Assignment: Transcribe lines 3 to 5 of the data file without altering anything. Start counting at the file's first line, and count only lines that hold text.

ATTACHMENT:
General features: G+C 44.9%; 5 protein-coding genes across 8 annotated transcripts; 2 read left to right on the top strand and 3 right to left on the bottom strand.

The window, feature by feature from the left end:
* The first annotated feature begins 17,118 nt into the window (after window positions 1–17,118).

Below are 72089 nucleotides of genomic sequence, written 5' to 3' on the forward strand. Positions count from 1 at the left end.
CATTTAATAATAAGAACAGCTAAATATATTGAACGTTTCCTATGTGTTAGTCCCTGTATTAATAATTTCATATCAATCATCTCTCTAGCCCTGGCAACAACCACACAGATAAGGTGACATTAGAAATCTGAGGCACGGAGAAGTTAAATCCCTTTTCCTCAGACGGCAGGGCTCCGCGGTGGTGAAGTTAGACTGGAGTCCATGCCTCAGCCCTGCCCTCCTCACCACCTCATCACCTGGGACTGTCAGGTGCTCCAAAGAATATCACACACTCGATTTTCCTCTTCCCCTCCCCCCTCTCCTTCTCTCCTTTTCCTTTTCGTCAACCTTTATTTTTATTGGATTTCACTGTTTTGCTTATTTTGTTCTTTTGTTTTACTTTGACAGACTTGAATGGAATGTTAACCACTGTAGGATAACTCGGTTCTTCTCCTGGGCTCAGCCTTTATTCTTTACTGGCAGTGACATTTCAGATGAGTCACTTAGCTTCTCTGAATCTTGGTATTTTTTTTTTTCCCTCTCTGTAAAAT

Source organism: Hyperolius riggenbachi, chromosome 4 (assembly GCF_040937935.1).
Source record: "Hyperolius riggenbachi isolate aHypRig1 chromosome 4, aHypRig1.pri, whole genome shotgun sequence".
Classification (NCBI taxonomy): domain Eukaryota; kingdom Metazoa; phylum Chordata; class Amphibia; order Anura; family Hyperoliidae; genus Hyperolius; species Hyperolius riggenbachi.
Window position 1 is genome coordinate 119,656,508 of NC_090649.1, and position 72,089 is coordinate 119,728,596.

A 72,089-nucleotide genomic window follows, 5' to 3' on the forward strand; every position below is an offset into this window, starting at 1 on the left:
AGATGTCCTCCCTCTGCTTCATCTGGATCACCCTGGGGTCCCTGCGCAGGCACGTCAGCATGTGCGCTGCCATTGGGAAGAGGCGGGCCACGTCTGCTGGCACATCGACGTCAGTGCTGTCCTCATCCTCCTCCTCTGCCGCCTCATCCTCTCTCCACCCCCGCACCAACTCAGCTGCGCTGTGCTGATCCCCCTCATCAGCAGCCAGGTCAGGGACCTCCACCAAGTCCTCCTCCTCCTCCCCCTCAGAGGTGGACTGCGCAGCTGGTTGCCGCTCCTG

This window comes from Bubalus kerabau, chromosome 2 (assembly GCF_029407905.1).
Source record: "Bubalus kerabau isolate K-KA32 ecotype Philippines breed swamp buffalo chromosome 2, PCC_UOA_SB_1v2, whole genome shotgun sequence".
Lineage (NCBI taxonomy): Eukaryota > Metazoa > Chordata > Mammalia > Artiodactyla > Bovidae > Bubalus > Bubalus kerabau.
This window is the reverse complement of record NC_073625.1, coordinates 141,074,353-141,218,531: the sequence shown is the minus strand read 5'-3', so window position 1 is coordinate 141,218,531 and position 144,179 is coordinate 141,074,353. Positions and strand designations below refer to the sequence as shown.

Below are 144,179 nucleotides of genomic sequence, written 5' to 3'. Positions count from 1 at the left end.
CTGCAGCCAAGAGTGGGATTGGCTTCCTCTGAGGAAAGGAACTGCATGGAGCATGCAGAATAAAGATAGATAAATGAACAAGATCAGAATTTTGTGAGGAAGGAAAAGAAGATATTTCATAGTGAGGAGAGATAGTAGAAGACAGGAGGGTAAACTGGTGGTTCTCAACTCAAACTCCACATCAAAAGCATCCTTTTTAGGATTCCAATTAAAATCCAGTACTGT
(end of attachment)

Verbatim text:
* The first annotated feature begins 17,118 nt into the window (after window positions 1–17,118).

Below are 72089 nucleotides of genomic sequence, written 5' to 3' on the forward strand. Positions count from 1 at the left end.
CATTTAATAATAAGAACAGCTAAATATATTGAACGTTTCCTATGTGTTAGTCCCTGTATTAATAATTTCATATCAATCATCTCTCTAGCCCTGGCAACAACCACACAGATAAGGTGACATTAGAAATCTGAGGCACGGAGAAGTTAAATCCCTTTTCCTCAGACGGCAGGGCTCCGCGGTGGTGAAGTTAGACTGGAGTCCATGCCTCAGCCCTGCCCTCCTCACCACCTCATCACCTGGGACTGTCAGGTGCTCCAAAGAATATCACACACTCGATTTTCCTCTTCCCCTCCCCCCTCTCCTTCTCTCCTTTTCCTTTTCGTCAACCTTTATTTTTATTGGATTTCACTGTTTTGCTTATTTTGTTCTTTTGTTTTACTTTGACAGACTTGAATGGAATGTTAACCACTGTAGGATAACTCGGTTCTTCTCCTGGGCTCAGCCTTTATTCTTTACTGGCAGTGACATTTCAGATGAGTCACTTAGCTTCTCTGAATCTTGGTATTTTTTTTTTTCCCTCTCTGTAAAAT